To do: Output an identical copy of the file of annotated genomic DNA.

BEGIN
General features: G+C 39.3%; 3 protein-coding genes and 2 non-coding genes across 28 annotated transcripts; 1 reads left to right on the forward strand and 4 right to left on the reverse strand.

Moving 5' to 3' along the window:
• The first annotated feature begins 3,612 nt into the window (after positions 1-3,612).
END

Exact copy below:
General features: G+C 39.3%; 3 protein-coding genes and 2 non-coding genes across 28 annotated transcripts; 1 reads left to right on the forward strand and 4 right to left on the reverse strand.

Moving 5' to 3' along the window:
• The first annotated feature begins 3,612 nt into the window (after positions 1-3,612).